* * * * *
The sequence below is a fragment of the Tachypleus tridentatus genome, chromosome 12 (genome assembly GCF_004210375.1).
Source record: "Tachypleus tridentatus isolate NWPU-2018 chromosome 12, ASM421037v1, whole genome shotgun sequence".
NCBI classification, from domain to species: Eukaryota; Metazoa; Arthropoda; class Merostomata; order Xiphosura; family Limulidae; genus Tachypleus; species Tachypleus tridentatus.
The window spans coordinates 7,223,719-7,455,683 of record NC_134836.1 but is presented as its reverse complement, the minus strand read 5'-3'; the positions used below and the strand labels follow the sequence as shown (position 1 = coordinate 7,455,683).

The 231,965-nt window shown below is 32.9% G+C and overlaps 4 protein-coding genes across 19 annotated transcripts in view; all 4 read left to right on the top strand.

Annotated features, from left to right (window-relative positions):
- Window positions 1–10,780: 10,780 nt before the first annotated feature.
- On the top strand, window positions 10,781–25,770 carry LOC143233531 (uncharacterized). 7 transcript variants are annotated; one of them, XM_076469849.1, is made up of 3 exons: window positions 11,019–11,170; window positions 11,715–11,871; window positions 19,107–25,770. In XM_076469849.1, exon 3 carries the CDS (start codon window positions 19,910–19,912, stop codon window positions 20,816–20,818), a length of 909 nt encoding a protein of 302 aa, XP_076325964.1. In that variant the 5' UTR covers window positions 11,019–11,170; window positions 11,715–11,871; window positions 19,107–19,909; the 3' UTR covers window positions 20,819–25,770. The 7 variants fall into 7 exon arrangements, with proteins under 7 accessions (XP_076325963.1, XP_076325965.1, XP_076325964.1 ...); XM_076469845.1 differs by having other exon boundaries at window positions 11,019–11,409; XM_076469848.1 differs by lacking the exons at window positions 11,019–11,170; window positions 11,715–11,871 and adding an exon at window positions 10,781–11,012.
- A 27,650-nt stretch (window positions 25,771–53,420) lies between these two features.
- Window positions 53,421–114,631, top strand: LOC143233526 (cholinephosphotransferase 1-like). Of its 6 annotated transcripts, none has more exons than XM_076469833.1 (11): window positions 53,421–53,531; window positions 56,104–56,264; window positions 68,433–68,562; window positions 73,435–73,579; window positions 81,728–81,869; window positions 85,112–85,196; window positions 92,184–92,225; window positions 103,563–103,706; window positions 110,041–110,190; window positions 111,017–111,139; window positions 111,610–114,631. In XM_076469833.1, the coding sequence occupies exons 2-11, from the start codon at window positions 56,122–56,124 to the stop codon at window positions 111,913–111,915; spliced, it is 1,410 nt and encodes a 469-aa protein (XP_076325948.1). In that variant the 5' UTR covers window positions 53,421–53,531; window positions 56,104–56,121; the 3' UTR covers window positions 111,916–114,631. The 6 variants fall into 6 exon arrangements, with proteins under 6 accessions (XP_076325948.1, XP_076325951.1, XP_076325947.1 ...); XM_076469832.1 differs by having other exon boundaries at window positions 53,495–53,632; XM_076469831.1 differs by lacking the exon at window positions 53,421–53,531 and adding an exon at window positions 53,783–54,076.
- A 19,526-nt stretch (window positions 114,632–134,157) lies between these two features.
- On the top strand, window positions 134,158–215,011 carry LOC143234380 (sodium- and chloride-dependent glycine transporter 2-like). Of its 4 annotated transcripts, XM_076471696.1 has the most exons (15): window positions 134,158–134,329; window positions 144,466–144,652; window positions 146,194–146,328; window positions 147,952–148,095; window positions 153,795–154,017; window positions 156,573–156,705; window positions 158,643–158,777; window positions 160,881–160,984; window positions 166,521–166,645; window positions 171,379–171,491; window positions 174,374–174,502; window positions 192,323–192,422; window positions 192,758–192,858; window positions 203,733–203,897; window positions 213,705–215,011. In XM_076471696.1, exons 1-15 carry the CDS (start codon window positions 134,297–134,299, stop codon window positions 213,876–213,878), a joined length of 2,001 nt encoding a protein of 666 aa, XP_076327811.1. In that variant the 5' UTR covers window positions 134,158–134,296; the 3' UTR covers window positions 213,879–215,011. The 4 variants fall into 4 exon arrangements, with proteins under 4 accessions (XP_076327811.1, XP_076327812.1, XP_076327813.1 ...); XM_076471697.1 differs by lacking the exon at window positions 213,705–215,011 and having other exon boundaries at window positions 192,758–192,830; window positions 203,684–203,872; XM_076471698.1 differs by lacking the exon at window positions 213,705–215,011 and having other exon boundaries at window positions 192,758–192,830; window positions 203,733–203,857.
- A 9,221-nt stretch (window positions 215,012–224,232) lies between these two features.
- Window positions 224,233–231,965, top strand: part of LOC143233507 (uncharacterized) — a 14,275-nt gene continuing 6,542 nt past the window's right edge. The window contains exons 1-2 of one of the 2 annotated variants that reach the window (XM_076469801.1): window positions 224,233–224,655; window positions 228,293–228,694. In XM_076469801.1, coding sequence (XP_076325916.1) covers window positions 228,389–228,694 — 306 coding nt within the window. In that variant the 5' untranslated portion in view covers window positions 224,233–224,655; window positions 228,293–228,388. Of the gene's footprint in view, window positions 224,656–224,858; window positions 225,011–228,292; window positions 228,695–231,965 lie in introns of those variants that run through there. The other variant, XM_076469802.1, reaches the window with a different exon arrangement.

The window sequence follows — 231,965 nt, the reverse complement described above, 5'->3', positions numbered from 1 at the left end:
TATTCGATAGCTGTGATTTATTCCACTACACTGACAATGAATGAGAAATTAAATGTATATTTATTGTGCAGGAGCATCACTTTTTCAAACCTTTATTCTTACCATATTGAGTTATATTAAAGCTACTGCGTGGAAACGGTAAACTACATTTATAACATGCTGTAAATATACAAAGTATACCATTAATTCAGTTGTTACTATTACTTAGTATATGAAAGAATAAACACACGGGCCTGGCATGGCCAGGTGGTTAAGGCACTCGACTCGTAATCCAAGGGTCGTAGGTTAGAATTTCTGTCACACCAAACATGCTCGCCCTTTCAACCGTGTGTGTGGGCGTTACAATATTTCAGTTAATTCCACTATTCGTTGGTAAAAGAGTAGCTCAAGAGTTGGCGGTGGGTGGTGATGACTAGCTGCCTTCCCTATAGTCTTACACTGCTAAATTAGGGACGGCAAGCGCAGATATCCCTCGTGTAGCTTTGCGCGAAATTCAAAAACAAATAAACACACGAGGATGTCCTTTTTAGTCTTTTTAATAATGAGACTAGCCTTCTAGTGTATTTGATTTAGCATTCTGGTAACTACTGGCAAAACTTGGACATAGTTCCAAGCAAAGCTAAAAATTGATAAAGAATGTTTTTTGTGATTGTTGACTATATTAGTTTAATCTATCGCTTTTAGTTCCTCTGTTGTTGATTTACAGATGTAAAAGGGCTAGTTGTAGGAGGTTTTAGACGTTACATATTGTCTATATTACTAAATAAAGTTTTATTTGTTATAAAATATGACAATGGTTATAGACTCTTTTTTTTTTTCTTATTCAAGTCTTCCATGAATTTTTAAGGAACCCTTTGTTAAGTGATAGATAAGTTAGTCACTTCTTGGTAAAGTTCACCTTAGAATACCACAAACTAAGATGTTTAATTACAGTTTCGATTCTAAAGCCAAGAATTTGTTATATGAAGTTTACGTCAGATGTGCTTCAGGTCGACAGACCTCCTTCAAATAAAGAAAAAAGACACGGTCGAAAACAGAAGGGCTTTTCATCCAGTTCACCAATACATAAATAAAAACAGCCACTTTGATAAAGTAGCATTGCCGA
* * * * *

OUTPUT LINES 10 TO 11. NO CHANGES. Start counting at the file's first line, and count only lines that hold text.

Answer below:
- Window positions 53,421–114,631, top strand: LOC143233526 (cholinephosphotransferase 1-like). Of its 6 annotated transcripts, none has more exons than XM_076469833.1 (11): window positions 53,421–53,531; window positions 56,104–56,264; window positions 68,433–68,562; window positions 73,435–73,579; window positions 81,728–81,869; window positions 85,112–85,196; window positions 92,184–92,225; window positions 103,563–103,706; window positions 110,041–110,190; window positions 111,017–111,139; window positions 111,610–114,631. In XM_076469833.1, the coding sequence occupies exons 2-11, from the start codon at window positions 56,122–56,124 to the stop codon at window positions 111,913–111,915; spliced, it is 1,410 nt and encodes a 469-aa protein (XP_076325948.1). In that variant the 5' UTR covers window positions 53,421–53,531; window positions 56,104–56,121; the 3' UTR covers window positions 111,916–114,631. The 6 variants fall into 6 exon arrangements, with proteins under 6 accessions (XP_076325948.1, XP_076325951.1, XP_076325947.1 ...); XM_076469832.1 differs by having other exon boundaries at window positions 53,495–53,632; XM_076469831.1 differs by lacking the exon at window positions 53,421–53,531 and adding an exon at window positions 53,783–54,076.
- A 19,526-nt stretch (window positions 114,632–134,157) lies between these two features.